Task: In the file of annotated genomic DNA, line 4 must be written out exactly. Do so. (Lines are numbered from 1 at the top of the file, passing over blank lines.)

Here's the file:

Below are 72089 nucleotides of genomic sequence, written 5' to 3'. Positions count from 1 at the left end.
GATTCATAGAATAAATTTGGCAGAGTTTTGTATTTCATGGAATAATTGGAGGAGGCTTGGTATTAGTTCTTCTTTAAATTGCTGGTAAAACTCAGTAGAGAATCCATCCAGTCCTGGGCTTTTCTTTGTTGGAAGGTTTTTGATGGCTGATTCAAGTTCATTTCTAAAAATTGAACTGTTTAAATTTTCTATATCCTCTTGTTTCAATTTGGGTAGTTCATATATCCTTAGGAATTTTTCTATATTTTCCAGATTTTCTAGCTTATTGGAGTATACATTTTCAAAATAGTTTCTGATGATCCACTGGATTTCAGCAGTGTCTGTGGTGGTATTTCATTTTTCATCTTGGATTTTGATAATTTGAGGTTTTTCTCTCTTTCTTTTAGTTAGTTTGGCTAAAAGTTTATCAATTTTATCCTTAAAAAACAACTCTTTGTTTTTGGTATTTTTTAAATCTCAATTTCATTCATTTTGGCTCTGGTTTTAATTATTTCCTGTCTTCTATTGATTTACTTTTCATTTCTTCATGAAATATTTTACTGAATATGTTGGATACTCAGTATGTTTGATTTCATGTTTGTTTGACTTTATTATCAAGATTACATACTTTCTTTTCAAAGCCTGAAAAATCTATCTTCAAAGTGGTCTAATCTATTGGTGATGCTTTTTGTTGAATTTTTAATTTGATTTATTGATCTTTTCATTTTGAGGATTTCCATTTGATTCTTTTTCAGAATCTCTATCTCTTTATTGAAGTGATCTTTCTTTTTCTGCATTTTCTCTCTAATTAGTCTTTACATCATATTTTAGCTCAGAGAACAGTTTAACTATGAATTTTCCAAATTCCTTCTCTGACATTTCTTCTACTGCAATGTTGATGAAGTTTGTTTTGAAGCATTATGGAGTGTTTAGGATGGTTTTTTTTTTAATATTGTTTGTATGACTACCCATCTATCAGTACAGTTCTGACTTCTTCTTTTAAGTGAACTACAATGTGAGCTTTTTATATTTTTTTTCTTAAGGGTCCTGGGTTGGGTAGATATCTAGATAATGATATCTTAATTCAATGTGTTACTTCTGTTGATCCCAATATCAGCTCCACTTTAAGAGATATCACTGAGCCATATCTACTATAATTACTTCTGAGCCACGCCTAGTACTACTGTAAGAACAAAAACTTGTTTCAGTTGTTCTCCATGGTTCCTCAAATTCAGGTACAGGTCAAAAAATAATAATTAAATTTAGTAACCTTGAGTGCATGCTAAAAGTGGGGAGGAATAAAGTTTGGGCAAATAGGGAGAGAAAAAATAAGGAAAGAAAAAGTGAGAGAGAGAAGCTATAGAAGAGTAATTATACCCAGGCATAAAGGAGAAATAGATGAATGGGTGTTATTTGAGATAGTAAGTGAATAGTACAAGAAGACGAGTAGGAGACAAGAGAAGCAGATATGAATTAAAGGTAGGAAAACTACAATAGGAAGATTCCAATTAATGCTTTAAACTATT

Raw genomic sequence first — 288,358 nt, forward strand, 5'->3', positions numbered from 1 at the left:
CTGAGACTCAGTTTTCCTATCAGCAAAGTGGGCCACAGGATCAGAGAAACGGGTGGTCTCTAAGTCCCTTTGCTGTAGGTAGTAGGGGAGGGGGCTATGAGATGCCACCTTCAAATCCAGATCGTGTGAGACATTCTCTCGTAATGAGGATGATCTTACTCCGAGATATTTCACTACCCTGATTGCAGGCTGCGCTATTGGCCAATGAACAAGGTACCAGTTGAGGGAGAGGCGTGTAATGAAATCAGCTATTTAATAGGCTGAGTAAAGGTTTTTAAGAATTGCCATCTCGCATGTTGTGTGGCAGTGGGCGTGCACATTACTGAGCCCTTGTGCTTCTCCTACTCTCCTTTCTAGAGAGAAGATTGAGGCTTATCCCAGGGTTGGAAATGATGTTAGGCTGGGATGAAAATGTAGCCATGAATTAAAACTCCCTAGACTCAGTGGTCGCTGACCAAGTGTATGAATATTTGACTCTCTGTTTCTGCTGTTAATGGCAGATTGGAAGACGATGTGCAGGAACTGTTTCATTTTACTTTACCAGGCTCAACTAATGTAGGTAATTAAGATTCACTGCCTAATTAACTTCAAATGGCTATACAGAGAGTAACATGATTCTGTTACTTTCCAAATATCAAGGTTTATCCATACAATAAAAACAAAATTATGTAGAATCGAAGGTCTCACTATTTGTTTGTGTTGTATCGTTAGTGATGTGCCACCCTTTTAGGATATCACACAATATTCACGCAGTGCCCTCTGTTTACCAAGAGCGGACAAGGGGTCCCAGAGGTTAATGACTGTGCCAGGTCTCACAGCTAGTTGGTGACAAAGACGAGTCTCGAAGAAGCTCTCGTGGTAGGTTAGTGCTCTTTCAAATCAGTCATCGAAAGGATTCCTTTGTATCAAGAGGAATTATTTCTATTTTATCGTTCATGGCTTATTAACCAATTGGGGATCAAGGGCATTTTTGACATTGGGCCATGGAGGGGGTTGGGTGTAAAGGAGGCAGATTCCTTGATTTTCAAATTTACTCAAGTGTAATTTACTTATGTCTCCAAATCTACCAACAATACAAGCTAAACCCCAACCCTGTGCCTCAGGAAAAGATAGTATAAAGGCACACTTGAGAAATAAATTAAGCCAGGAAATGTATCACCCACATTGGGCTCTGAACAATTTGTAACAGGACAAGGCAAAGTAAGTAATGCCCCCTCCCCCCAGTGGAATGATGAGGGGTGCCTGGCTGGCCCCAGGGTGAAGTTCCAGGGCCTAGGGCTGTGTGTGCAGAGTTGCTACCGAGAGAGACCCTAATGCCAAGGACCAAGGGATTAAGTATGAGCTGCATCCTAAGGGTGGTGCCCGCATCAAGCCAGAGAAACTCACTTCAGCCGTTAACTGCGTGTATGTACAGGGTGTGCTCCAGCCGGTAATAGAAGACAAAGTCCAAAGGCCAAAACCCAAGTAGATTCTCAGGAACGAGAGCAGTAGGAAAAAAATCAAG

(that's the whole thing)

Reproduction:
CTGAGACTCAGTTTTCCTATCAGCAAAGTGGGCCACAGGATCAGAGAAACGGGTGGTCTCTAAGTCCCTTTGCTGTAGGTAGTAGGGGAGGGGGCTATGAGATGCCACCTTCAAATCCAGATCGTGTGAGACATTCTCTCGTAATGAGGATGATCTTACTCCGAGATATTTCACTACCCTGATTGCAGGCTGCGCTATTGGCCAATGAACAAGGTACCAGTTGAGGGAGAGGCGTGTAATGAAATCAGCTATTTAATAGGCTGAGTAAAGGTTTTTAAGAATTGCCATCTCGCATGTTGTGTGGCAGTGGGCGTGCACATTACTGAGCCCTTGTGCTTCTCCTACTCTCCTTTCTAGAGAGAAGATTGAGGCTTATCCCAGGGTTGGAAATGATGTTAGGCTGGGATGAAAATGTAGCCATGAATTAAAACTCCCTAGACTCAGTGGTCGCTGACCAAGTGTATGAATATTTGACTCTCTGTTTCTGCTGTTAATGGCAGATTGGAAGACGATGTGCAGGAACTGTTTCATTTTACTTTACCAGGCTCAACTAATGTAGGTAATTAAGATTCACTGCCTAATTAACTTCAAATGGCTATACAGAGAGTAACATGATTCTGTTACTTTCCAAATATCAAGGTTTATCCATACAATAAAAACAAAATTATGTAGAATCGAAGGTCTCACTATTTGTTTGTGTTGTATCGTTAGTGATGTGCCACCCTTTTAGGATATCACACAATATTCACGCAGTGCCCTCTGTTTACCAAGAGCGGACAAGGGGTCCCAGAGGTTAATGACTGTGCCAGGTCTCACAGCTAGTTGGTGACAAAGACGAGTCTCGAAGAAGCTCTCGTGGTAGGTTAGTGCTCTTTCAAATCAGTCATCGAAAGGATTCCTTTGTATCAAGAGGAATTATTTCTATTTTATCGTTCATGGCTTATTAACCAATTGGGGATCAAGGGCATTTTTGACATTGGGCCATGGAGGGGGTTGGGTGTAAAGGAGGCAGATTCCTTGATTTTCAAATTTACTCAAGTGTAATTTACTTATGTCTCCAAATCTACCAACAATACAAGCTAAACCCCAACCCTGTGCCTCAGGAAAAGATAGTATAAAGGCACACTTGAGAAATAAATTAAGCCAGGAAATGTATCACCCACATTGGGCTCTGAACAATTTGTAACAGGACAAGGCAAAGTAAGTAATGCCCCCTCCCCCCAGTGGAATGATGAGGGGTGCCTGGCTGGCCCCAGGGTGAAGTTCCAGGGCCTAGGGCTGTGTGTGCAGAGTTGCTACCGAGAGAGACCCTAATGCCAAGGACCAAGGGATTAAGTATGAGCTGCATCCTAAGGGTGGTGCCCGCATCAAGCCAGAGAAACTCACTTCAGCCGTTAACTGCGTGTATGTACAGGGTGTGCTCCAGCCGGTAATAGAAGACAAAGTCCAAAGGCCAAAACCCAAGTAGATTCTCAGGAACGAGAGCAGTAGGAAAAAAATCAAG